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A challenge of Olympic proportions …

July 26th, 2012 · No Comments

The opening ceremony is hours away and sporting events have begun for the 2012 summer Olympics in London. Besides a life-long joy at exposure to new sport, great sports feats, and the basic global harmony concept of the Olympic games, the London games caught my attention for the organizers’ plans to make it totally green. From targeting 100% renewable energy to discussions of trying to transform London Greens into gardens to supply fresh vegetables for the games, this (sadly unachieved) ambitious goal seemed appropriate for the pinnacle of global sports.

As part of the greening, however, one might want to question the greenwashing. Perhaps the most egregious? Deepwater Horizon and “Beyond Petroleum” BP is the chosen sponsor of carbon offsets for transportation to the games. Yes, you two (even U2) can join BP’s “target neutral” and have carbon offsets for your travel to the Olympics.

Putting aside the debate over carbon offsets (are these simply 21st century indulgences) and leaving aside questions about the true value of BP-created offsets, reading the “BP Target Neutral” site while ignoring the words “BP” is an interesting experience because, well, so much seems reasonable and worthwhile.

The image below comes from the “Carbon Visualization” page and is described as follows:

The visualisation uses Spaghetti Junction on the M6 near Birmingham as this basic ground. The familiar image from the British road network makes the immediate point that this is about roads, but then uses the recognisable scale to locate a cube-like shape showing the volume of carbon our cars, lorries and buses put into the atmosphere every day. The cube presents this visually, while the simple captions fill in the specific details. This, the image is saying, is what 90,000 tonnes of carbon dioxide look like, and that’s what we’re pumping into the atmosphere every day. Suddenly the daily figure is something real and dramatic.

That same page has links on “eco-driving” and “how-to-reduce”. That one has an image of a bike with the words:

Explore ways you can reduce the miles you cover in a car, or improve the way you drive, and so reduce your carbon footprint.

Interesting and, in many cases, useful material but then one returns to the logo with the letters: BP.

BP is, of course, not just the BP of Deepwater Horizon and other drilling ‘accidents’ (crimes?), but also is named in Bill McKibben’s recent Global Warming’s Terrifying New Math:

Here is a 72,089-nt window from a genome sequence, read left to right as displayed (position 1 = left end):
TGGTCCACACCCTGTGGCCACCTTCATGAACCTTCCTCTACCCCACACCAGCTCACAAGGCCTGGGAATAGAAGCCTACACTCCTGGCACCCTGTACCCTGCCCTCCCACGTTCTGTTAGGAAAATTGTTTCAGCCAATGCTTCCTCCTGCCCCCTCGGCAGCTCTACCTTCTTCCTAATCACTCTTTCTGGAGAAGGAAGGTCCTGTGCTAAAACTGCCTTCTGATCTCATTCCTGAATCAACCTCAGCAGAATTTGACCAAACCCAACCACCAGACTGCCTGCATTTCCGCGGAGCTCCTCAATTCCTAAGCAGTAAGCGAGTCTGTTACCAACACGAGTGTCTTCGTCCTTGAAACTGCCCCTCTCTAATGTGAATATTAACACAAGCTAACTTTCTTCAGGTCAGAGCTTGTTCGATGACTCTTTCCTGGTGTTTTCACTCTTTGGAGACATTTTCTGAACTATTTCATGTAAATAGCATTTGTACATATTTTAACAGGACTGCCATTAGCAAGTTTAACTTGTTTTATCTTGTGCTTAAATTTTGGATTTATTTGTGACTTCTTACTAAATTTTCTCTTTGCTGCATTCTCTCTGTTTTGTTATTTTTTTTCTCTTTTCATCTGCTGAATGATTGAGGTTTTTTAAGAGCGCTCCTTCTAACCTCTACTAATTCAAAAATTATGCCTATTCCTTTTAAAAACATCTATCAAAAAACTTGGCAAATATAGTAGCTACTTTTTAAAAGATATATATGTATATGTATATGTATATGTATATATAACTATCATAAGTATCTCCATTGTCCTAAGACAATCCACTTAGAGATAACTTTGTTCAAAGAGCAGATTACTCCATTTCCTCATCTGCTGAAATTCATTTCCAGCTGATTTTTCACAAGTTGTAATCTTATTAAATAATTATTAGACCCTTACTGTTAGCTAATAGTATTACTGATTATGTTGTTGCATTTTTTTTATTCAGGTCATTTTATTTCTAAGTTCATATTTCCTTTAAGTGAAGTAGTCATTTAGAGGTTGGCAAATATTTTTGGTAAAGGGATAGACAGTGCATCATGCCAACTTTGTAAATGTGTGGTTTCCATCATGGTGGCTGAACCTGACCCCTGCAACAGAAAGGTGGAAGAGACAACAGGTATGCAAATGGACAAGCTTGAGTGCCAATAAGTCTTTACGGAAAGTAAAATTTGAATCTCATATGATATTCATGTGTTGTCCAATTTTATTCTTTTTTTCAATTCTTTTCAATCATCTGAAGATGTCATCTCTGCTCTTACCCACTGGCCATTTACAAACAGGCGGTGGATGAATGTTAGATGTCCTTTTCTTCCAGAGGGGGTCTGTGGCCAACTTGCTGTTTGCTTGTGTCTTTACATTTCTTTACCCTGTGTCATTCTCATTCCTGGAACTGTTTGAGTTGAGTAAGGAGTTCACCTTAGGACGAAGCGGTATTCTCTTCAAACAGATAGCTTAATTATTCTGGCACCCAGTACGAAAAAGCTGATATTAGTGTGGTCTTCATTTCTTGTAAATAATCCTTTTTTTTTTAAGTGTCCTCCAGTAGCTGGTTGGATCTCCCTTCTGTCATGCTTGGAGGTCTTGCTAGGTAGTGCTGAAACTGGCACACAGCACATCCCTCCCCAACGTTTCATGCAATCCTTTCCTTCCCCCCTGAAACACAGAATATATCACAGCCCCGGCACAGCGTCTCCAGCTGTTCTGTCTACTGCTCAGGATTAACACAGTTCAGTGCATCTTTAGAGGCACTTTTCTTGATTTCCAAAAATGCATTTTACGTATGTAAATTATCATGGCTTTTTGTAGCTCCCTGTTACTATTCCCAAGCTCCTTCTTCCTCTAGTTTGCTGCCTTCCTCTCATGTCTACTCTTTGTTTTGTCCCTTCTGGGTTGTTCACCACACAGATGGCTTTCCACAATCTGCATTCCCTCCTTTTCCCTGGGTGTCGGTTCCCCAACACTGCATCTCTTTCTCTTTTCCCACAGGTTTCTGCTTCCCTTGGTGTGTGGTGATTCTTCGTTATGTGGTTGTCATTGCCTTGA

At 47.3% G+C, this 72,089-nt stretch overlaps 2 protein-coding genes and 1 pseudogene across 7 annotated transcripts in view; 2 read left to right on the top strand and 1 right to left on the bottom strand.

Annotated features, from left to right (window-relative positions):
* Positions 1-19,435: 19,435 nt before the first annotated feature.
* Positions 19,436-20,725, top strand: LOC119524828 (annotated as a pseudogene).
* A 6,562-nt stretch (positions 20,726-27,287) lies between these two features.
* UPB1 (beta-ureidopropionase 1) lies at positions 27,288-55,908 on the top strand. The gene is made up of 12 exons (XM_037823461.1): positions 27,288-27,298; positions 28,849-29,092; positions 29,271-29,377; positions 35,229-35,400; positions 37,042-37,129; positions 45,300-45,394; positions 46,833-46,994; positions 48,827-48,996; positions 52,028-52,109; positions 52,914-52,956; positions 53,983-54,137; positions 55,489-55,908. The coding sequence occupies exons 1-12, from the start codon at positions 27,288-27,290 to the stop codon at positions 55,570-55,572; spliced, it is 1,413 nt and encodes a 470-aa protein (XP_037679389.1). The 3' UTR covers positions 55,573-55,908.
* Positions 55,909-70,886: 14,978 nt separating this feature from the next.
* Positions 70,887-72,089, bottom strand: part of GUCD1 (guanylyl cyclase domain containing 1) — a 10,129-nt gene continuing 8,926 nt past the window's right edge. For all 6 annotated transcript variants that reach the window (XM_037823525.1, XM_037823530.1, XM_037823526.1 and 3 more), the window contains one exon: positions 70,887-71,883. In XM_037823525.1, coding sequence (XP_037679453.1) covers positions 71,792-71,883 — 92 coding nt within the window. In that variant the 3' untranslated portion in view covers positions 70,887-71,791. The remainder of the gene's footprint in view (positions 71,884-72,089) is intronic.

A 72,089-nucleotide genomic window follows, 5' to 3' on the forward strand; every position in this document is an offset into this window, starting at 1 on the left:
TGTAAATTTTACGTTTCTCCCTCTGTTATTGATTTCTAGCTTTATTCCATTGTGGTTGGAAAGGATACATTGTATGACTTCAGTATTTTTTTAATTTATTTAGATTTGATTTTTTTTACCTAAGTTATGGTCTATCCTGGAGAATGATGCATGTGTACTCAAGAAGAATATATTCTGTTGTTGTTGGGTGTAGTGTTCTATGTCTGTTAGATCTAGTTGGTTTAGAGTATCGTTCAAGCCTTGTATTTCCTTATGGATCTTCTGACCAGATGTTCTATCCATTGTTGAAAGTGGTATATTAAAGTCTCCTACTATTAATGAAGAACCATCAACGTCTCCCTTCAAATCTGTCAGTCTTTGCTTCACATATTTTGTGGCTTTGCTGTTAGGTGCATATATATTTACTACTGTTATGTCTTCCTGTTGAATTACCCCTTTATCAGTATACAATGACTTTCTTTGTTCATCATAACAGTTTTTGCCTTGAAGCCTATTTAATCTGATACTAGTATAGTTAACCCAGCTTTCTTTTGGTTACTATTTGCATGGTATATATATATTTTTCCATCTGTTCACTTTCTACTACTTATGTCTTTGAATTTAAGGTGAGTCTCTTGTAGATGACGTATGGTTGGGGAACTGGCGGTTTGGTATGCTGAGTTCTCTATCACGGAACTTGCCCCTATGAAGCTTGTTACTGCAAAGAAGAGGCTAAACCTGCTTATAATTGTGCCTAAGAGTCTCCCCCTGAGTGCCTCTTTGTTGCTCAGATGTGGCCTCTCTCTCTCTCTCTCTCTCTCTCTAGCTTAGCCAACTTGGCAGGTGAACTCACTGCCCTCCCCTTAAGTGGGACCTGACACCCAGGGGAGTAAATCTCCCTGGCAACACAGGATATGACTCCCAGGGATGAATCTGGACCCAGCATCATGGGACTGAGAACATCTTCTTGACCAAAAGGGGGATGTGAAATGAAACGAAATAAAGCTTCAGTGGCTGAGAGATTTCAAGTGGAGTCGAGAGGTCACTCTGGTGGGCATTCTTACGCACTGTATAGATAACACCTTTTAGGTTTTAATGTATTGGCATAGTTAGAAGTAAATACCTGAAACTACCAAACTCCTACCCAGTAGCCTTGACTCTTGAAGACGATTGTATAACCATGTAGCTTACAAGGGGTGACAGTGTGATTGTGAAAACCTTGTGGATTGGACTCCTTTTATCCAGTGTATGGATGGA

what all these climate numbers make painfully, usefully clear is that the planet does indeed have an enemy – one far more committed to action than governments or individuals. Given this hard math, we need to view the fossil-fuel industry in a new light. It has become a rogue industry, reckless like no other force on Earth. It is Public Enemy Number One to the survival of our planetary civilization. “Lots of companies do rotten things in the course of their business – pay terrible wages, make people work in sweatshops – and we pressure them to change those practices,” says veteran anti-corporate leader Naomi Klein, who is at work onBP -- Blowin' People [Up] a book about the climate crisis. “But these numbers make clear that with the fossil-fuel industry, wrecking the planet is their business model. It’s what they do.”

According to the Carbon Tracker report, if Exxon burns its current reserves, it would use up more than seven percent of the available atmospheric space between us and the risk of two degrees. BP is just behind

Go ahead and read that damning article. As Bill put it:

The three numbers I’ve described are daunting – they may define an essentially impossible future. But at least they provide intellectual clarity about the greatest challenge humans have ever faced. We know how much we can burn, and we know who’s planning to burn more. Climate change operates on a geological scale and time frame, but it’s not an impersonal force of nature; the more carefully you do the math, the more thoroughly you realize that this is, at bottom, a moral issue; we have met the enemy and they is Shell.

And, BP …

In light of this, should one take efforts like BP’s carbon offsets of flights for the Olympics as simply public relations activities to leverage the largest event on the world’s stage for greenwashing of the most malevolent kind or a sincere sign of BP’s recognition of the basic truth of Bill’s words?

As a thought, as one of my correspondents put it,

Is this bizarre or what?  Let’s see if we can get them to offset their own emissions…


PS: One has to assume they aren’t serving Gumbo in a diesel sauce, but many on the Gulf Coast find this distasteful :

Louisiana Office of Tourism announced this week that [BP] would be hosting a series of events for Team USA that will pair three Gulf coast bands with chefs from Louisiana, Mississippi, Alabama and Florida preparing “the world’s freshest and best-tasting seafood”.

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Tags: business practice · carbon offsets · Energy · Global Warming · green · greenwashing